The reason every coach does this is because when the game is closer than expected, they've covered their bases.
Second, the Leathernecks aren't awful, but they're not a good football team. Not on this planet or any other one. They've got a pretty solid defense and a decent running back, but their quarterback looks like a freshman (he is) and their special teams are lousy and two of their three wins came over Hampton and Quincy.
To me, a good football team wins at least half its conference games, which hasn't happened at WIU since 2010. Western Illinois is 1-3 in the MVFC this year and would need to go 3-1 down the stretch to finish .500. That ain't happening.
6. Surprisingly, though, South Dakota might be a pretty good team.
YSU beat the Coyotes 13-10 at Stambaugh last year (although you never really got the feeling that YSU wasn't going to win) and I was impressed by how hard they played.
South Dakota was picked to finish 10th in the preseason poll and started conference play with a two-touchdown loss to Western Illinois. Then the Coyotes won a pair of three-point games over Missouri State and Indiana State (which seems to have imploded) before shocking UNI on the road in double overtime.
Suddenly, what looked like an easy win for YSU coming out of its open week is looking like a tough test.
7. As most readers know by now, the FCS expanded its playoff pool from 20 to 24 teams, with one of those slots going to the Pioneer League champion.
That means 11 conference champions will get an automatic bid, with 13 others getting at-large bids. (There are 124 FCS teams, although not all of them compete in the postseason.)
It's the second time the FCS has expanded the playoffs in three years — it went from 16 to 20 in 2010 — and there's no reason why YSU shouldn't become a perennial playoff contender under the new format.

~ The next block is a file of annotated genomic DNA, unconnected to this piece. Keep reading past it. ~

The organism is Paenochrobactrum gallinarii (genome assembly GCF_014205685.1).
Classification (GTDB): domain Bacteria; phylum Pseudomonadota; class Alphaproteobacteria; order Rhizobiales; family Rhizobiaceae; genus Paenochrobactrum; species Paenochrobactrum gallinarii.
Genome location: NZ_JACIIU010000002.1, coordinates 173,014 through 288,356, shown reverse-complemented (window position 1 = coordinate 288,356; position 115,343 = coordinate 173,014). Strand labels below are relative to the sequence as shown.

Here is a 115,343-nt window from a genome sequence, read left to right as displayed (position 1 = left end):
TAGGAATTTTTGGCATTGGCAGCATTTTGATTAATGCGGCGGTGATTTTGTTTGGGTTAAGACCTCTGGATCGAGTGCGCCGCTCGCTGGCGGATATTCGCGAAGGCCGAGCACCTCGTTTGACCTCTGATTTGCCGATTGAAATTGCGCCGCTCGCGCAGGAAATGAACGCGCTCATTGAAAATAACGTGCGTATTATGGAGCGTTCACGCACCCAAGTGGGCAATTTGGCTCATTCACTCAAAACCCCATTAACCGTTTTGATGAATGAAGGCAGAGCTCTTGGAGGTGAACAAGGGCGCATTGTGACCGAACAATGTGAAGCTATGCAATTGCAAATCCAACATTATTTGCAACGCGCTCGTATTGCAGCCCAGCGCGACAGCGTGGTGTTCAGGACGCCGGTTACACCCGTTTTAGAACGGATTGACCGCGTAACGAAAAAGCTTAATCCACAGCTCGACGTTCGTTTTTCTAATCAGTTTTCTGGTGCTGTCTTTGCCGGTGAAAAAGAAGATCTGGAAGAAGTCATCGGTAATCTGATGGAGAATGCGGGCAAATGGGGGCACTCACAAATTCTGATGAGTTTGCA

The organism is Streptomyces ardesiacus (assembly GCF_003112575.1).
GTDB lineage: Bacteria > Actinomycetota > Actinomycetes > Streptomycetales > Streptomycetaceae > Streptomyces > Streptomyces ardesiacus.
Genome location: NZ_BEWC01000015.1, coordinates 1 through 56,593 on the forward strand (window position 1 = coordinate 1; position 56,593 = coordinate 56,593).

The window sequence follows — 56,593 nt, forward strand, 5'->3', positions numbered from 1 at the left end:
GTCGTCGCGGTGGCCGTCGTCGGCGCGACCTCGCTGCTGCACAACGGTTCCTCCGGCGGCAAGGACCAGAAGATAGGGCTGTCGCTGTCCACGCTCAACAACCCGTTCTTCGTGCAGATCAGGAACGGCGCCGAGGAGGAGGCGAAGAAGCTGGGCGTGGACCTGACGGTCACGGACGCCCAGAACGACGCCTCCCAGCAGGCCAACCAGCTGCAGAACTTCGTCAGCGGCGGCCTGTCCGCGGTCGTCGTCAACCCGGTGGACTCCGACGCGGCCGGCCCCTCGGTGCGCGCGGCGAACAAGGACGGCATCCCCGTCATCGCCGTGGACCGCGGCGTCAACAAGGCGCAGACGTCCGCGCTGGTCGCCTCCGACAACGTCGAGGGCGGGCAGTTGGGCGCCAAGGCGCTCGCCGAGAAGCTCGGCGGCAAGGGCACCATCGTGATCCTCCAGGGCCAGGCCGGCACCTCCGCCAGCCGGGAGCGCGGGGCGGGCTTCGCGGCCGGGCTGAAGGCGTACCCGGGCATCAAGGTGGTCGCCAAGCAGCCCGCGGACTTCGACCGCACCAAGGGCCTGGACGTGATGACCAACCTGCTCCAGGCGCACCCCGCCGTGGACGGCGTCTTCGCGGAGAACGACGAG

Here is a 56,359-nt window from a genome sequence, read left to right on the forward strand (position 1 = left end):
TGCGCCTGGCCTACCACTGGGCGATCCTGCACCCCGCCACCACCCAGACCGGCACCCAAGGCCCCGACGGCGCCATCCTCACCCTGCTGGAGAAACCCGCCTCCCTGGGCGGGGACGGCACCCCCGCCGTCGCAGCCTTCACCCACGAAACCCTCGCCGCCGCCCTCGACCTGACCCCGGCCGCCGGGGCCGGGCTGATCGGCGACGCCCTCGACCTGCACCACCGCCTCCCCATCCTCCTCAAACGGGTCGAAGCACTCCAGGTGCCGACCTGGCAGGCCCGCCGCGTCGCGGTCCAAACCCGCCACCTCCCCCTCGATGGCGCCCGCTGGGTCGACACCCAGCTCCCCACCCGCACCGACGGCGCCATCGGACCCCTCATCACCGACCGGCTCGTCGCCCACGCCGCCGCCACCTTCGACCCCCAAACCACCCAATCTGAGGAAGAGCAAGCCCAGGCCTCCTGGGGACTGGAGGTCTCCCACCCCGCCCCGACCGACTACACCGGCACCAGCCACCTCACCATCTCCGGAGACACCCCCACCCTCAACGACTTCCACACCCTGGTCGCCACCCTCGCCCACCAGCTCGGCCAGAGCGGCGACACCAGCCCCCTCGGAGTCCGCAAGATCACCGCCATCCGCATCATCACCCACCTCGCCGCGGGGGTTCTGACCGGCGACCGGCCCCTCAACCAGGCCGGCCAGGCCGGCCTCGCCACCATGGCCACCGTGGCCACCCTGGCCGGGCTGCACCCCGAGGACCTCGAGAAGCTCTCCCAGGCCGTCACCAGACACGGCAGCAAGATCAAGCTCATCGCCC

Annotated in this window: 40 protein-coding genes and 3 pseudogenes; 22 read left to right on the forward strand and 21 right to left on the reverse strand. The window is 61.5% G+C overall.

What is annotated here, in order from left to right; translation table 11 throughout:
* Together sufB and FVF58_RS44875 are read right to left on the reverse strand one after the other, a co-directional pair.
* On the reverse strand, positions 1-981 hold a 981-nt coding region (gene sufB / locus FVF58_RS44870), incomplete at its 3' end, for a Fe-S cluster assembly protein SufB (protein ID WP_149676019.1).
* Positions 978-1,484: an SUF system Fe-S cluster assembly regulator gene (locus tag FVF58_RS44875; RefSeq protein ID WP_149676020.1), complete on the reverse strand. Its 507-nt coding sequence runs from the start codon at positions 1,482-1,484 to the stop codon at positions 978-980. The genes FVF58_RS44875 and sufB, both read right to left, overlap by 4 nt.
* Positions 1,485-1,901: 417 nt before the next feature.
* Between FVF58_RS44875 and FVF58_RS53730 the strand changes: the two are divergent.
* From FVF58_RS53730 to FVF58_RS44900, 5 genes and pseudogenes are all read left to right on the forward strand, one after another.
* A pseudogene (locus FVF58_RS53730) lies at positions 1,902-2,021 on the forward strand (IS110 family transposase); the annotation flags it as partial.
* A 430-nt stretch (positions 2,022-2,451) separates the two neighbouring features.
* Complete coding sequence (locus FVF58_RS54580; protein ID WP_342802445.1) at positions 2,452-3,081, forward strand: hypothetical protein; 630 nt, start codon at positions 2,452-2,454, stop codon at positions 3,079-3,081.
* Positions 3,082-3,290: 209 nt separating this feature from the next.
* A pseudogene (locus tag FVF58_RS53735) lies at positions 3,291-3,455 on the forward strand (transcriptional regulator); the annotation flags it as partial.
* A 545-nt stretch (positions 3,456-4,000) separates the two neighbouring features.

8. Wolford signed a five-year deal in December, 2009, and he'll probably get an extension if he can get YSU to the playoffs. Even if the Penguins had imploded this year, he was going to be back for that fifth year. With declining enrollment/state funding, the university doesn't have money to buy out football coaches right now.
Fortunately, that's not an issue. It's taken Wolford longer than many expected, but the program is in pretty good shape right now with lots of talent in the younger classes, although the QB position is a big question mark heading into next year.
9. Appalachian State and Georgia Southern aren't eligible for the playoffs since they're transitioning to the FBS, but the way things are going, neither one would make it anyway.
Appalachian State, which won three straight FCS titles from 2005-07 and has made the playoffs the last eight years, is just 1-6.
Georgia Southern is a little better at 4-2 but still has to play Florida in the finale.
They could be headed for a rocky transition.
10. I'm working on a story about YSU's 1993 national championship team, so look for that in next Sunday's paper. Should be a fun one.
In case you missed it two years ago, here's my story about the 1991 team.